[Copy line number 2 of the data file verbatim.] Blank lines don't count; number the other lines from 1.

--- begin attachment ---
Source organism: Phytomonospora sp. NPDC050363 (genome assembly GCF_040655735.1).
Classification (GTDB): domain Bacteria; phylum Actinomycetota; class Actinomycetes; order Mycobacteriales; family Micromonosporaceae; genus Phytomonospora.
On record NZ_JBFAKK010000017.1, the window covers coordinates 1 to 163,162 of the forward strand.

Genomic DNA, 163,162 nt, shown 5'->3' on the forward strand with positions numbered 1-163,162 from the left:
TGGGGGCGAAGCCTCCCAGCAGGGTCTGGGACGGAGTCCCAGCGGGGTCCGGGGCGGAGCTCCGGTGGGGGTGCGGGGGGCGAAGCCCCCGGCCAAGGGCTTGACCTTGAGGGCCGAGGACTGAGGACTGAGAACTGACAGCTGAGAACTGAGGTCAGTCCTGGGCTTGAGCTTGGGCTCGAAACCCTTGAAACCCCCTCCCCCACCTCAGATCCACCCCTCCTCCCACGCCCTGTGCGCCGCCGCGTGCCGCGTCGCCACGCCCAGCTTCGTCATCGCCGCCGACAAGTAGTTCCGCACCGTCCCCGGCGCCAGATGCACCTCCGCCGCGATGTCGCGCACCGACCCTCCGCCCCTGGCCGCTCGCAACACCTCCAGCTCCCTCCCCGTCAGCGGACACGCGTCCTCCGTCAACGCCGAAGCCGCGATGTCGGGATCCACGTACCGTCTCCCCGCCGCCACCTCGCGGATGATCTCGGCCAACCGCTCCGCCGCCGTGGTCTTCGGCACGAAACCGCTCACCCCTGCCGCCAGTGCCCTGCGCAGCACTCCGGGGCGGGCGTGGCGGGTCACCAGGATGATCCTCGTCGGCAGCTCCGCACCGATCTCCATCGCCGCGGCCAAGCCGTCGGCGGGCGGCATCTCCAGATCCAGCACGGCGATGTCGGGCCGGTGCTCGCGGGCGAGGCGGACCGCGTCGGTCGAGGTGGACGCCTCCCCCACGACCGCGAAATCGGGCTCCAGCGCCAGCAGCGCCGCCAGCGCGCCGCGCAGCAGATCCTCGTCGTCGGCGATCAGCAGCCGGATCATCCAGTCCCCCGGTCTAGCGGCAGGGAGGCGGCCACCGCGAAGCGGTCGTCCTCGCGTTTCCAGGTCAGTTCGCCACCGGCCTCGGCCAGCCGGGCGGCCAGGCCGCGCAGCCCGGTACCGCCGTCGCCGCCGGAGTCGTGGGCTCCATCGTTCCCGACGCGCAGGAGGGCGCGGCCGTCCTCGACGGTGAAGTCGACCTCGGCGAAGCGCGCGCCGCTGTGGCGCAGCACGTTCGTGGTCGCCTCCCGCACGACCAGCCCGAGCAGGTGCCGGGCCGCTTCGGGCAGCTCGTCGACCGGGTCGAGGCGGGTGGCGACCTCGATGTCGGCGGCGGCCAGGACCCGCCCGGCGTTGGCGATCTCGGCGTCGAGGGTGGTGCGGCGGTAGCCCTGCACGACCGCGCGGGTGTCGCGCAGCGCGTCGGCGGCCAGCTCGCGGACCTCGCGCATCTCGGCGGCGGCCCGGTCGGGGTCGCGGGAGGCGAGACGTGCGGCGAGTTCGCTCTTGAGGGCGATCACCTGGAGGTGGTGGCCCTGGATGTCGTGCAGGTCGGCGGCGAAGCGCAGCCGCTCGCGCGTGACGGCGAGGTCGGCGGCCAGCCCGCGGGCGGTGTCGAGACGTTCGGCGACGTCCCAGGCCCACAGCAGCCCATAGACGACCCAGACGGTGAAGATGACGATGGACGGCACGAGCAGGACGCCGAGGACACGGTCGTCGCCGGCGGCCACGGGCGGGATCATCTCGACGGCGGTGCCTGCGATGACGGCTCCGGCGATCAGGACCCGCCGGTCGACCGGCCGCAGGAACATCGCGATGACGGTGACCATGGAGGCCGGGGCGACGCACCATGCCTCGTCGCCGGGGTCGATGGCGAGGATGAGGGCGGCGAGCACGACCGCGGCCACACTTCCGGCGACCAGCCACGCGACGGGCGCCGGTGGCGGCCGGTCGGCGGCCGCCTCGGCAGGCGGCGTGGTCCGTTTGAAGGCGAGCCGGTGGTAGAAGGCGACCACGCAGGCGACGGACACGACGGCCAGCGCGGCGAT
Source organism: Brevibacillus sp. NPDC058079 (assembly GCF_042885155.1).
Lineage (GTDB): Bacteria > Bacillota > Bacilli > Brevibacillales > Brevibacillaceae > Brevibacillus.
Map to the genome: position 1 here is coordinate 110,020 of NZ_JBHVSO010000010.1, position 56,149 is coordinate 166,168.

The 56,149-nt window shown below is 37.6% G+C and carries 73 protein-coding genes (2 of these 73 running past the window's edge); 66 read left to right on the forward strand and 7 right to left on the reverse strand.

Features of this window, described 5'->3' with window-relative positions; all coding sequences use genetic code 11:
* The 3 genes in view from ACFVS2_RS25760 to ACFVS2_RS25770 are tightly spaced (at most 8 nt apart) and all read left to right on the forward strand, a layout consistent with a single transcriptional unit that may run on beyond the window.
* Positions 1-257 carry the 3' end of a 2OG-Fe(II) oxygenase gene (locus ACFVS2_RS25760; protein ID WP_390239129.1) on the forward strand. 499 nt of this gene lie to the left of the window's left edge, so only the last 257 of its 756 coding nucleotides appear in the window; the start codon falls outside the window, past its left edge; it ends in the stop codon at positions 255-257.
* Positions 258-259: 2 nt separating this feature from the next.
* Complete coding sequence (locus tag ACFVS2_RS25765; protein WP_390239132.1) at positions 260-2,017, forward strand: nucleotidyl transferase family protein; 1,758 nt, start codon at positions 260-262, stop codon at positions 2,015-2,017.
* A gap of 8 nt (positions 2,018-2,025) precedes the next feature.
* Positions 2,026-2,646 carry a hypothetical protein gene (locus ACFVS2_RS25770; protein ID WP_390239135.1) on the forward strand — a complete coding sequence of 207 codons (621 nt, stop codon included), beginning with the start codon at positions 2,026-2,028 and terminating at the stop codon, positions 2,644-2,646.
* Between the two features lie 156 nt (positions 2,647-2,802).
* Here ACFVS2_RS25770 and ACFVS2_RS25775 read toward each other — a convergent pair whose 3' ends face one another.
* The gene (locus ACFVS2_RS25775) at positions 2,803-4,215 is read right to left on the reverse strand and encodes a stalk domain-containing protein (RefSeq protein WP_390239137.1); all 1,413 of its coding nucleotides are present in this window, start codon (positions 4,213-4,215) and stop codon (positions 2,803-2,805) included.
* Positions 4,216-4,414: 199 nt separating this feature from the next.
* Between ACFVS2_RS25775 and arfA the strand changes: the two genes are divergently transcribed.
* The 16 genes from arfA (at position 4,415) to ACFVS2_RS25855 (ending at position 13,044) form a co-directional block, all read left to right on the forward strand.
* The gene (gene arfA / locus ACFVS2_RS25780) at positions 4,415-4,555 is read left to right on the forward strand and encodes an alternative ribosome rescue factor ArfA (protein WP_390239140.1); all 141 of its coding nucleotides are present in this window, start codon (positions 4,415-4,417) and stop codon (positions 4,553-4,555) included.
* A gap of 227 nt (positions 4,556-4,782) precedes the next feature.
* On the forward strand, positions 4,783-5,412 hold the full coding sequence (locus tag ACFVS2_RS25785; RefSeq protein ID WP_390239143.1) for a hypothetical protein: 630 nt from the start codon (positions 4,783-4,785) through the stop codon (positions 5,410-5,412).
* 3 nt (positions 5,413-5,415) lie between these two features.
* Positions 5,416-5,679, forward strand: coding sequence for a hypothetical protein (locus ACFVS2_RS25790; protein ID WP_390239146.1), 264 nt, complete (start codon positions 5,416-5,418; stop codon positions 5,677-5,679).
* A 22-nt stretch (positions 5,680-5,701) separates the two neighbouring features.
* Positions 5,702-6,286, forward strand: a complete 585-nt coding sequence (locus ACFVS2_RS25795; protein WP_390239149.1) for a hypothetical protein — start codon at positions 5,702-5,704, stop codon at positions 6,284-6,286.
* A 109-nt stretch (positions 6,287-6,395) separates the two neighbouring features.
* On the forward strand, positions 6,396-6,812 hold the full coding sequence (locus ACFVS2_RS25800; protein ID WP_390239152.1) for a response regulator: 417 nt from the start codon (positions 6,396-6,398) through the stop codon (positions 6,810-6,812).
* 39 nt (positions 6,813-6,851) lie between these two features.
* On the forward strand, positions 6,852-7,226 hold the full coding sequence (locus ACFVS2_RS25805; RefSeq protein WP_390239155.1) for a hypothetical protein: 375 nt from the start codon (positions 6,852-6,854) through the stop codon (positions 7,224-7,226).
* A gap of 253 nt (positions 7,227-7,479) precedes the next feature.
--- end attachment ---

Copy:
Classification (GTDB): domain Bacteria; phylum Actinomycetota; class Actinomycetes; order Mycobacteriales; family Micromonosporaceae; genus Phytomonospora.